Hey Classification Board, We Found 'Language' In The Walking Dead

Dear Australian Classification Board, we noticed yesterday that you rated The Walking Dead as MA15+, despite it carrying more disturbing themes than every game you've rated R18+ so far. Yet oddly, your classification report says the game has no foul language. Well, we think we found some.

Now, nobody's pointing any fingers here, we're just saying we thought it was odd.

Perhaps it was just a typo in your content management system, or just some human error that caused your website to think everyone in the game used phrases like "Aww, fudge". Or maybe we're just ignorant of exactly what constitutes as "language". But we thought we'd do you a solid and dispatch our team of highly trained super-sleuths to solve the case. They were just browsing Facebook anyway.

After quite a long time of them being paid by the hour, they managed to find something. You might want to have a look at this video and see if you catch anything.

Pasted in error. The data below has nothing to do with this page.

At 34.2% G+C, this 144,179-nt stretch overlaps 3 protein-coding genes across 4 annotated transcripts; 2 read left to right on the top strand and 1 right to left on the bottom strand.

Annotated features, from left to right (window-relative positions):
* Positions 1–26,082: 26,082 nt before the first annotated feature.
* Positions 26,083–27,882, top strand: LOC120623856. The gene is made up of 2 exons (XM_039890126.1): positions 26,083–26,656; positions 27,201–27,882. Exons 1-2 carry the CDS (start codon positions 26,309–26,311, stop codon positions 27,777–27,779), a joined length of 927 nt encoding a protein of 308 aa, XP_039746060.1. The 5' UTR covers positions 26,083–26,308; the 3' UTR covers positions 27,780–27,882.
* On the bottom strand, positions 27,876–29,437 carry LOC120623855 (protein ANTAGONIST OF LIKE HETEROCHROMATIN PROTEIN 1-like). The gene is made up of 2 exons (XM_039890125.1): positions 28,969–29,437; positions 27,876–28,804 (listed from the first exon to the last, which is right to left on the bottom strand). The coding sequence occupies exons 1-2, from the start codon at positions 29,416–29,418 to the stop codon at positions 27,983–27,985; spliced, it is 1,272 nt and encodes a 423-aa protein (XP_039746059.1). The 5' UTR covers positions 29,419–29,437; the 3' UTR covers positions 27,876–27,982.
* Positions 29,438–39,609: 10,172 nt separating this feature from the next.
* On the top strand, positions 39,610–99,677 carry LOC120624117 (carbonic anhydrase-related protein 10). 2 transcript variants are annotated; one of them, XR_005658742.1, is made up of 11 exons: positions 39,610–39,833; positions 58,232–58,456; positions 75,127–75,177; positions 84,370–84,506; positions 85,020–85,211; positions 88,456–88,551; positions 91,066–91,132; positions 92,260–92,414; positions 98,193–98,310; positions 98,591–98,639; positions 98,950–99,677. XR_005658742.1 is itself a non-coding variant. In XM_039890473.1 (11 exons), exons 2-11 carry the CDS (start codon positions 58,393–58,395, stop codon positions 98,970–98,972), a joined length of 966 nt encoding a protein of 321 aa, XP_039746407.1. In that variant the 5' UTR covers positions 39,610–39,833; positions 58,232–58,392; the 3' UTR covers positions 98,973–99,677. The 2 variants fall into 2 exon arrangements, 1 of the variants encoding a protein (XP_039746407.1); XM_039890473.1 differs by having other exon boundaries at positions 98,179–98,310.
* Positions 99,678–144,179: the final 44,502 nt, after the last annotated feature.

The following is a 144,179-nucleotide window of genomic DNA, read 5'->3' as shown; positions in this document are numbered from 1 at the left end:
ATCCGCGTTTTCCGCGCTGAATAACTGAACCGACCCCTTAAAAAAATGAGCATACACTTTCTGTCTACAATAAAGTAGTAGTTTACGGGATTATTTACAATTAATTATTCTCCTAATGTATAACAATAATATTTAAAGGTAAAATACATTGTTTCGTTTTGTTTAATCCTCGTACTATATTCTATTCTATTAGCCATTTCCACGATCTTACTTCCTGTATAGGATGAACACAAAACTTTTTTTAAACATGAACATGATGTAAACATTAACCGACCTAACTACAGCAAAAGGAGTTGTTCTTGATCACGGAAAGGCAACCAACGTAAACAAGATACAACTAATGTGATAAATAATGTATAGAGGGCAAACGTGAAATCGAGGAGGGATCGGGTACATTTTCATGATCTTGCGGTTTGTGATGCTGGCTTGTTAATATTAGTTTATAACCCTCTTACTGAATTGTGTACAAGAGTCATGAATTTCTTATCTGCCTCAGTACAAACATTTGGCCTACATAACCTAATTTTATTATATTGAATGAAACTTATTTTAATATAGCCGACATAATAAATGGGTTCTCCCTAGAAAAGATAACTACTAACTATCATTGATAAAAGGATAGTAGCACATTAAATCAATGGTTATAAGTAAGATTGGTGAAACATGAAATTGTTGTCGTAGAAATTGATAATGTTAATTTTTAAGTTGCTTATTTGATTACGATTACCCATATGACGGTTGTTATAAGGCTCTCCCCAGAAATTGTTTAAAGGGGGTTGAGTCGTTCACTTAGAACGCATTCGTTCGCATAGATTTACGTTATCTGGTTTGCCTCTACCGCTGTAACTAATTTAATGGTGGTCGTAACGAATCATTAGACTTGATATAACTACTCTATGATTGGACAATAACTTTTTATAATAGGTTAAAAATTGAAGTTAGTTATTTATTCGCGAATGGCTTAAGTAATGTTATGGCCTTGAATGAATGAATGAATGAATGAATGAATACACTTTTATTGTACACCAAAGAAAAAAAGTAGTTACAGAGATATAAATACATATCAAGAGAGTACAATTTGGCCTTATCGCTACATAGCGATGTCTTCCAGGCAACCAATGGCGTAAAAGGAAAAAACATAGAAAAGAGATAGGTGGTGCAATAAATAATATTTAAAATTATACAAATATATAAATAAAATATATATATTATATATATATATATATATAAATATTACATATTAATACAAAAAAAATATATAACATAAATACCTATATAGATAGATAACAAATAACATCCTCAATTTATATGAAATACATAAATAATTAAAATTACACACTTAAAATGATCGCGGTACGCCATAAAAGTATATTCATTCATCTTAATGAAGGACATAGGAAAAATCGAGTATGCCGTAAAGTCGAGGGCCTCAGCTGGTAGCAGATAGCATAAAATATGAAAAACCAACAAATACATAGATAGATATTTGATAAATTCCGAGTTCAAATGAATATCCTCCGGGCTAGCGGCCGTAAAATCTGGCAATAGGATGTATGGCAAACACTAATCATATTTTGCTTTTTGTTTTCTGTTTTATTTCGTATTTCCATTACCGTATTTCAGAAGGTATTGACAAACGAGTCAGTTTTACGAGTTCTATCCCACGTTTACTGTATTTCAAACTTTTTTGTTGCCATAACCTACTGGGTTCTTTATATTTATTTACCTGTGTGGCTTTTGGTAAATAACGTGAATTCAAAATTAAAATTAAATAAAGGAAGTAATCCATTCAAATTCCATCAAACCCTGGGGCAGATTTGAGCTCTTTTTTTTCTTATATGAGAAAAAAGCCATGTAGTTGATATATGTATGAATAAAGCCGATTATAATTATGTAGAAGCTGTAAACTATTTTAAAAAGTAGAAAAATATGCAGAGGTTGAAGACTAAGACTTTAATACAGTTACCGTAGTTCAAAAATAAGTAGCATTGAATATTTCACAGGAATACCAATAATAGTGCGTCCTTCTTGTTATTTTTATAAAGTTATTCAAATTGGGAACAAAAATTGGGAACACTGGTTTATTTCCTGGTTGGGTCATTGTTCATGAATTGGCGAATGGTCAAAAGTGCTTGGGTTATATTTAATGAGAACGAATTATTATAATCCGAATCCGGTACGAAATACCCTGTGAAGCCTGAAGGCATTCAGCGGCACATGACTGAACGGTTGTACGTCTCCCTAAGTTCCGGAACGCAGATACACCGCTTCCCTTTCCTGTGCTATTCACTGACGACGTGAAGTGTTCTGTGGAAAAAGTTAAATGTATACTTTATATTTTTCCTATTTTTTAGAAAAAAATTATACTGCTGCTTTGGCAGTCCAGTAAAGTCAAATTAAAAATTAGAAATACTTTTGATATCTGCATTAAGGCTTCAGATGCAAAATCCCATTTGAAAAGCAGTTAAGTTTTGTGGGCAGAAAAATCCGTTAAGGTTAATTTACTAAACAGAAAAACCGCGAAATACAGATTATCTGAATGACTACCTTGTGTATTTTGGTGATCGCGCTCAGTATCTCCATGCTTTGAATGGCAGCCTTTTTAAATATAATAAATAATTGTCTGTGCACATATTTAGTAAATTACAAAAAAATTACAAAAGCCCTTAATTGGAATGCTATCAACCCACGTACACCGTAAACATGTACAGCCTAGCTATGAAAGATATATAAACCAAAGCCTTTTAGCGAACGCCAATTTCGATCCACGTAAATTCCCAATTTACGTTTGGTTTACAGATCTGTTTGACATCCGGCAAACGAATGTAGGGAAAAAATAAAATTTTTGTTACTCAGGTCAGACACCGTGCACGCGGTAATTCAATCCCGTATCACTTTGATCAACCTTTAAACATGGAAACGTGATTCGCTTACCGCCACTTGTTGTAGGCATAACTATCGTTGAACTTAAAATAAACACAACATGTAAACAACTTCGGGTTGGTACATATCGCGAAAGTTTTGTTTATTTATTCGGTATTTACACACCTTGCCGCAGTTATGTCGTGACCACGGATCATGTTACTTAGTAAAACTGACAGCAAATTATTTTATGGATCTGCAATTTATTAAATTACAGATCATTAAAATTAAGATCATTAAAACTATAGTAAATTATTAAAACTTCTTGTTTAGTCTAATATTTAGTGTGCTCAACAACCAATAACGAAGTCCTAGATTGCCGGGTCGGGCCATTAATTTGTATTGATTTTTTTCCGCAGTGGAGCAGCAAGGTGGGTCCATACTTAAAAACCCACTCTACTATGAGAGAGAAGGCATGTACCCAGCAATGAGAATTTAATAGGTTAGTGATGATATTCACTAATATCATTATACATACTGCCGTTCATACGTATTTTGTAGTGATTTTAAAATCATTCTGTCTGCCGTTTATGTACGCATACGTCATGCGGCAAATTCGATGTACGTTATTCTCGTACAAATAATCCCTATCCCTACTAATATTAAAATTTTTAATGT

WARNING: This video contains SPOILERS and is NSFW if you use speakers.

If you want a hint, try straining your ears between 0:01 and 6:33. That's when it kinda gets rough.

Thanks to @lukelawrie for the tip!


Comments

    Watching the vid made me realise how much swearing is in the game. It doesn't seem like a lot when you're actually playing it.

      Yeah, the use of it in game feels pretty natural. When you put it in the context of each scene it actually adds so much more emotion to the dialogue, rather than being jarring like so many other games.

        Unlike some other games that seem to drop it every second word.

        *cough* Prototype 2 *cough*

          *cough* almost-every-single-character-in-GTA IV *cough*